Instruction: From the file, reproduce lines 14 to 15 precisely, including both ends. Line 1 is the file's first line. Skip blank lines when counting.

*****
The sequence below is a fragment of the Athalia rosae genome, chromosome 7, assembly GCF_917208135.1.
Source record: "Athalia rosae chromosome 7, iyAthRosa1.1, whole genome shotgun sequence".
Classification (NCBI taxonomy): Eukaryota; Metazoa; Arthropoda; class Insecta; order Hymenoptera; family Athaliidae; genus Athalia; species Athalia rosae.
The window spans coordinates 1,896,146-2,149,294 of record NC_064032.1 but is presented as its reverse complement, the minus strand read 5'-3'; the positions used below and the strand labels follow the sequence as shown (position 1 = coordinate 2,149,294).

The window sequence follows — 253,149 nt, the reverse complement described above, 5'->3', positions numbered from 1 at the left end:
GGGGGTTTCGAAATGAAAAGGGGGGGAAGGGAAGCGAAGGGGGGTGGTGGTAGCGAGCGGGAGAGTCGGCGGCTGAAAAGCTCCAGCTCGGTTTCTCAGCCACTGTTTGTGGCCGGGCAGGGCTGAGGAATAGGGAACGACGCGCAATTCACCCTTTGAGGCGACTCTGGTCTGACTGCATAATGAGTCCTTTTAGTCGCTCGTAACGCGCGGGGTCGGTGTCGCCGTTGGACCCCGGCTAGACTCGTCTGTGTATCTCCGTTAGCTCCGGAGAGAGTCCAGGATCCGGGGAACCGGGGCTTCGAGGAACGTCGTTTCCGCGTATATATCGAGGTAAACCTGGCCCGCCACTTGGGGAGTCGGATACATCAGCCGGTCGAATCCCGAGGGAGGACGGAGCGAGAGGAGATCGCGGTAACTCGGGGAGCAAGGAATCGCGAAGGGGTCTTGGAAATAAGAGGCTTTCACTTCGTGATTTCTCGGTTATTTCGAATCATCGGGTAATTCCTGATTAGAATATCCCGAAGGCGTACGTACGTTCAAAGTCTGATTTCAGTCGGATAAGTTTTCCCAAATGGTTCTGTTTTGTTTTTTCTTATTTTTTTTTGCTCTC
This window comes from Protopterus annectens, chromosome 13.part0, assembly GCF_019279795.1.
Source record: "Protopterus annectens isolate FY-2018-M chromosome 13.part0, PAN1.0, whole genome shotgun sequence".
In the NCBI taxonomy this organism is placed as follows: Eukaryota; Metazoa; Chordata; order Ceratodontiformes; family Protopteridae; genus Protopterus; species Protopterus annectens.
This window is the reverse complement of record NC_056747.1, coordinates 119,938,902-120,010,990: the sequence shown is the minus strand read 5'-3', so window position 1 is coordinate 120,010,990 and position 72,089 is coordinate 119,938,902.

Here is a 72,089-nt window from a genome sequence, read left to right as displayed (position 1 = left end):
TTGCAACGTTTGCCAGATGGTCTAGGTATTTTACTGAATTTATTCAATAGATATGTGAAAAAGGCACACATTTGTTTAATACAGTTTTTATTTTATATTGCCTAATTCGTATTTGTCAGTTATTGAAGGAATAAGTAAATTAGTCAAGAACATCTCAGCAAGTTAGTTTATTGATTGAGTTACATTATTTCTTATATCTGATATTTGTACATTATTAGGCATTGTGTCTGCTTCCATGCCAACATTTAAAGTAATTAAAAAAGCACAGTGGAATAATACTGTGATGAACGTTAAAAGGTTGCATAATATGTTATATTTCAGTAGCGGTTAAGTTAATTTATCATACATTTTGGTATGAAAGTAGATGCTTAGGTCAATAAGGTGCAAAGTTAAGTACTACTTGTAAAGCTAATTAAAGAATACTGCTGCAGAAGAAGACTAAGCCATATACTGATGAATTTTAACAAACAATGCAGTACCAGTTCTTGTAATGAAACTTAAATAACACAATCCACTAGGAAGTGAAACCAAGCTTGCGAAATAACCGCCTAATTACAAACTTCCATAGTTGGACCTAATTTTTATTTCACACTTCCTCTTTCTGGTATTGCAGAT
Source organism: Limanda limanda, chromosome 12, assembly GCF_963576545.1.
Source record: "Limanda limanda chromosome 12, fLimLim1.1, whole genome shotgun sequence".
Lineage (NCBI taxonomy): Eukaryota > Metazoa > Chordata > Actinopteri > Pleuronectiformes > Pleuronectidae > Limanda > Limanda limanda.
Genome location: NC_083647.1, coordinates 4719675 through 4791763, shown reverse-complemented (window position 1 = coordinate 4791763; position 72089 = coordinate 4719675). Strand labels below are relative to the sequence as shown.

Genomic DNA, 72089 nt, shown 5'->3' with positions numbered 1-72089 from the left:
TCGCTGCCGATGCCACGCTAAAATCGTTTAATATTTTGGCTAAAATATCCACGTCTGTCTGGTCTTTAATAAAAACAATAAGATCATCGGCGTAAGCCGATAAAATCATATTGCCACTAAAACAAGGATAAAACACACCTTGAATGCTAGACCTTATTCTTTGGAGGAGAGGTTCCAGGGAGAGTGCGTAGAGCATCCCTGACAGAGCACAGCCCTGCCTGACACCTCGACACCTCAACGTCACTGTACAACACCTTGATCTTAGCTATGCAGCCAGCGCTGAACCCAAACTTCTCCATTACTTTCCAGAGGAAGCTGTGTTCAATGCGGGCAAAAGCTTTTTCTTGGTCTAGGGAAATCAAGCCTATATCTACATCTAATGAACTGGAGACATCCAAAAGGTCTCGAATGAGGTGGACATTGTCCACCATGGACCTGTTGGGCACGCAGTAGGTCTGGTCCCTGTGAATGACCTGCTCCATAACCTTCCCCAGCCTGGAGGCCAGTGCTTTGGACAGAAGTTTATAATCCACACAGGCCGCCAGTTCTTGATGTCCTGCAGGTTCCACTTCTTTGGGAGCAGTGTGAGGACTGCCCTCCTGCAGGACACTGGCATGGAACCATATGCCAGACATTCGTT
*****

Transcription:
Source record: "Limanda limanda chromosome 12, fLimLim1.1, whole genome shotgun sequence".
Lineage (NCBI taxonomy): Eukaryota > Metazoa > Chordata > Actinopteri > Pleuronectiformes > Pleuronectidae > Limanda > Limanda limanda.